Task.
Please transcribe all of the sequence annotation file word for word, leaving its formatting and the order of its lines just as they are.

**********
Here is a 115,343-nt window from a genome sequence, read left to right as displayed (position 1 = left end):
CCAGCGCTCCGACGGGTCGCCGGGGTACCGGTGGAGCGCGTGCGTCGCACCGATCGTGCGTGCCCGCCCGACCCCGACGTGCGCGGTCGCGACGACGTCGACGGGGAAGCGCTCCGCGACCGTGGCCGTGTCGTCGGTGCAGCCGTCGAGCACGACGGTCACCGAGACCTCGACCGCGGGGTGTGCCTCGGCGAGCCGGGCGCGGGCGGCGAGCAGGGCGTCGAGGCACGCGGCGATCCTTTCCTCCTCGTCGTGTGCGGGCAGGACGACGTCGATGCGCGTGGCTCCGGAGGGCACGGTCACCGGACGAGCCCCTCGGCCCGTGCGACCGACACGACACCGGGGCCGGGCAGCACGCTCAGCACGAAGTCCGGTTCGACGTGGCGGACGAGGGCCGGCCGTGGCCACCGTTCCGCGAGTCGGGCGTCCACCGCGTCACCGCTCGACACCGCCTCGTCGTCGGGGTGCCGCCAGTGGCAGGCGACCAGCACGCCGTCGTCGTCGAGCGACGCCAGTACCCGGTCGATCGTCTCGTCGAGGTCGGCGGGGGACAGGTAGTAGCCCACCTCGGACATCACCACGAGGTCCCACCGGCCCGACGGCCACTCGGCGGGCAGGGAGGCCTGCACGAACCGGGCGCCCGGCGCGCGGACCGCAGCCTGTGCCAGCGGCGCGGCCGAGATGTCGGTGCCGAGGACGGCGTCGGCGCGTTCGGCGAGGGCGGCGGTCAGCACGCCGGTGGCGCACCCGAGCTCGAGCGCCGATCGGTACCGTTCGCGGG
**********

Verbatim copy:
Here is a 115,343-nt window from a genome sequence, read left to right as displayed (position 1 = left end):
CCAGCGCTCCGACGGGTCGCCGGGGTACCGGTGGAGCGCGTGCGTCGCACCGATCGTGCGTGCCCGCCCGACCCCGACGTGCGCGGTCGCGACGACGTCGACGGGGAAGCGCTCCGCGACCGTGGCCGTGTCGTCGGTGCAGCCGTCGAGCACGACGGTCACCGAGACCTCGACCGCGGGGTGTGCCTCGGCGAGCCGGGCGCGGGCGGCGAGCAGGGCGTCGAGGCACGCGGCGATCCTTTCCTCCTCGTCGTGTGCGGGCAGGACGACGTCGATGCGCGTGGCTCCGGAGGGCACGGTCACCGGACGAGCCCCTCGGCCCGTGCGACCGACACGACACCGGGGCCGGGCAGCACGCTCAGCACGAAGTCCGGTTCGACGTGGCGGACGAGGGCCGGCCGTGGCCACCGTTCCGCGAGTCGGGCGTCCACCGCGTCACCGCTCGACACCGCCTCGTCGTCGGGGTGCCGCCAGTGGCAGGCGACCAGCACGCCGTCGTCGTCGAGCGACGCCAGTACCCGGTCGATCGTCTCGTCGAGGTCGGCGGGGGACAGGTAGTAGCCCACCTCGGACATCACCACGAGGTCCCACCGGCCCGACGGCCACTCGGCGGGCAGGGAGGCCTGCACGAACCGGGCGCCCGGCGCGCGGACCGCAGCCTGTGCCAGCGGCGCGGCCGAGATGTCGGTGCCGAGGACGGCGTCGGCGCGTTCGGCGAGGGCGGCGGTCAGCACGCCGGTGGCGCACCCGAGCTCGAGCGCCGATCGGTACCGTTCGCGGG